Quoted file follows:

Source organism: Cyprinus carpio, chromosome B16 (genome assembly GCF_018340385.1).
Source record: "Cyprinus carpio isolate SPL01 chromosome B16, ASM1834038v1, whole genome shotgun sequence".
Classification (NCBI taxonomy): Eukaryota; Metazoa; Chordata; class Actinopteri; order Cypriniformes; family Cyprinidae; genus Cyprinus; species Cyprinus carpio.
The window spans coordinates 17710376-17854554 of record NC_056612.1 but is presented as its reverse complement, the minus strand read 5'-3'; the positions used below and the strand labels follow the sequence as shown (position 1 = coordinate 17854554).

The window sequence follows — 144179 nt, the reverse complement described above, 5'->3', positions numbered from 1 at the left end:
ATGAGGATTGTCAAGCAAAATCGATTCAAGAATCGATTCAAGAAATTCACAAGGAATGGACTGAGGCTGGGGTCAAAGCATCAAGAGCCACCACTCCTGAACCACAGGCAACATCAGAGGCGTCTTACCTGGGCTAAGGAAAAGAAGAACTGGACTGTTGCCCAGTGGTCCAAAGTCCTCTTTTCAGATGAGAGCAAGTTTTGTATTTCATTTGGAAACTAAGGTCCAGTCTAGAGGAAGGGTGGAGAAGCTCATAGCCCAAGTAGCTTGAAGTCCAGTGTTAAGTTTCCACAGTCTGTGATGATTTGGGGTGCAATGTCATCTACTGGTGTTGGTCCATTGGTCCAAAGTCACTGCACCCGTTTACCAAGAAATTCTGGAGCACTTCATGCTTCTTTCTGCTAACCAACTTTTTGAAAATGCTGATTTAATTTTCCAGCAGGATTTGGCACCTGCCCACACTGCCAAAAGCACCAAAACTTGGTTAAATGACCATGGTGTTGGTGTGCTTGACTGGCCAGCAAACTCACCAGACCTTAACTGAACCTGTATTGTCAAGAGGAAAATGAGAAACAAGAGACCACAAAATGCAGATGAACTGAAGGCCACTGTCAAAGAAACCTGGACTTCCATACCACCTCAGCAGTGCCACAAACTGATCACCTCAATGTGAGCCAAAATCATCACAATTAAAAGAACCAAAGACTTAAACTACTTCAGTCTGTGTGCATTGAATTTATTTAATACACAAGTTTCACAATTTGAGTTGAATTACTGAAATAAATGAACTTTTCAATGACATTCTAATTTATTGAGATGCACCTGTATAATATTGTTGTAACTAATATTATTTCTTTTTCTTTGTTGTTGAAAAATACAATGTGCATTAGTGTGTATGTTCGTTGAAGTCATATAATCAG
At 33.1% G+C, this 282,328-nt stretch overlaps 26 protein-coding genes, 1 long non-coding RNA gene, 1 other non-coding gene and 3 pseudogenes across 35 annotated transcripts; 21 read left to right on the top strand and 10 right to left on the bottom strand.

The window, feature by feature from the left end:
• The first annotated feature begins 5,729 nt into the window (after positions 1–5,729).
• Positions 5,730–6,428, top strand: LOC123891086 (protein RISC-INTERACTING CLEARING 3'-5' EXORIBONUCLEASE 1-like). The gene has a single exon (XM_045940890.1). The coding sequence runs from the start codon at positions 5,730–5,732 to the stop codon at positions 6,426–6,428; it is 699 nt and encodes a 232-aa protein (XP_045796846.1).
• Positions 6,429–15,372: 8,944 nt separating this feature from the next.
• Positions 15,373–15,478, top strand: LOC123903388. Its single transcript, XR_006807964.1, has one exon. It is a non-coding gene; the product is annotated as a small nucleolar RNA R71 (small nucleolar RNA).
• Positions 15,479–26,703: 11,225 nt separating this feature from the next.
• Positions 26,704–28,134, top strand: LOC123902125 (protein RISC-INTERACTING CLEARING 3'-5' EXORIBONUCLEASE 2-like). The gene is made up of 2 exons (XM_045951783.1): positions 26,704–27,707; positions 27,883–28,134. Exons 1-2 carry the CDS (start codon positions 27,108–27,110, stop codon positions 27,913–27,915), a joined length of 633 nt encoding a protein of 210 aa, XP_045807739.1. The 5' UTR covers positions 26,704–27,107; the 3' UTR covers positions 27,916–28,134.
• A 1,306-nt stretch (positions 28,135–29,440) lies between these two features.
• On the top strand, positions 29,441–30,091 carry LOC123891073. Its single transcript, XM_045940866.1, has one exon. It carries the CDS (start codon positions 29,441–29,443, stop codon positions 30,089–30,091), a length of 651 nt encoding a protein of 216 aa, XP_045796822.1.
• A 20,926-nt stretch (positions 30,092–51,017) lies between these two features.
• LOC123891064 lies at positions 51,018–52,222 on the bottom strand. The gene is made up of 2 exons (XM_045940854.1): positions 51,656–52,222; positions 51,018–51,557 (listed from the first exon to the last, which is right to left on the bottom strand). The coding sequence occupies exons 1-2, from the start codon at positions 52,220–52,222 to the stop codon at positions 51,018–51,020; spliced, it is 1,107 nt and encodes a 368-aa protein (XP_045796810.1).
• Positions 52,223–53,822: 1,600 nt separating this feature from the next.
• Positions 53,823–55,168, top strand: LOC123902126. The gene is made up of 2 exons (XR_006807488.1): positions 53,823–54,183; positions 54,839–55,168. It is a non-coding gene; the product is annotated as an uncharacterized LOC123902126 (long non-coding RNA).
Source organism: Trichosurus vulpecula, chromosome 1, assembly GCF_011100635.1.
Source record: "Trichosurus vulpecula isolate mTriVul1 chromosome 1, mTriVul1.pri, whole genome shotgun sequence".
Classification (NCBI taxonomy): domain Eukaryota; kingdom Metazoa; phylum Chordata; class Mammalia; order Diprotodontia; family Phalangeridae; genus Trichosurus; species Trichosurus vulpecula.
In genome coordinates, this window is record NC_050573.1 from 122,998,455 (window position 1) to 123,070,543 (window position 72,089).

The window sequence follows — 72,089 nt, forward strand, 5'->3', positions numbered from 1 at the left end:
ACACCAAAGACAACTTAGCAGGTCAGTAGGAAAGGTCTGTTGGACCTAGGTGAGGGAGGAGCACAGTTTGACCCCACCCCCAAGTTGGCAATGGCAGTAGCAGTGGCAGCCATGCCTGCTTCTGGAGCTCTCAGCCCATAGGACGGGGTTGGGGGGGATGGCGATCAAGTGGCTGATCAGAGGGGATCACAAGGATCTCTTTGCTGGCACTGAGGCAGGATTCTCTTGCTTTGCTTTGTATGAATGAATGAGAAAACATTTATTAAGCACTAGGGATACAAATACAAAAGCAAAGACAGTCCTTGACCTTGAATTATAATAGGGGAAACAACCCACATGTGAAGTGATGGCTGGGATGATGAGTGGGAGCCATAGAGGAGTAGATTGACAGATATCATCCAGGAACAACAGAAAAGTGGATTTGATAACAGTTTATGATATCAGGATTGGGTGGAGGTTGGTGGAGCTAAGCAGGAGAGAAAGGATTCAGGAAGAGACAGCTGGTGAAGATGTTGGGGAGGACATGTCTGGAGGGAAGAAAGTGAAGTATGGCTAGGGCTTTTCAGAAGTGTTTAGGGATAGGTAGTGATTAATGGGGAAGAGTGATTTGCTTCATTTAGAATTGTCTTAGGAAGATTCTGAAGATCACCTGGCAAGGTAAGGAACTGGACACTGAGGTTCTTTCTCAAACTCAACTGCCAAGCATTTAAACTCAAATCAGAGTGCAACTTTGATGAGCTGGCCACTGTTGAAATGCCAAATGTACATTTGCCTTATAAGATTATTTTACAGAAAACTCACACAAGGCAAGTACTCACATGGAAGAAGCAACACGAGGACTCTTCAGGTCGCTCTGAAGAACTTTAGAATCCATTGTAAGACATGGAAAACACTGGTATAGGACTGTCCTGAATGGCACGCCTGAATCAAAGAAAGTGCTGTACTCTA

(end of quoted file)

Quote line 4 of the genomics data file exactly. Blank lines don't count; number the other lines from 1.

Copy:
The window spans coordinates 17710376-17854554 of record NC_056612.1 but is presented as its reverse complement, the minus strand read 5'-3'; the positions used below and the strand labels follow the sequence as shown (position 1 = coordinate 17854554).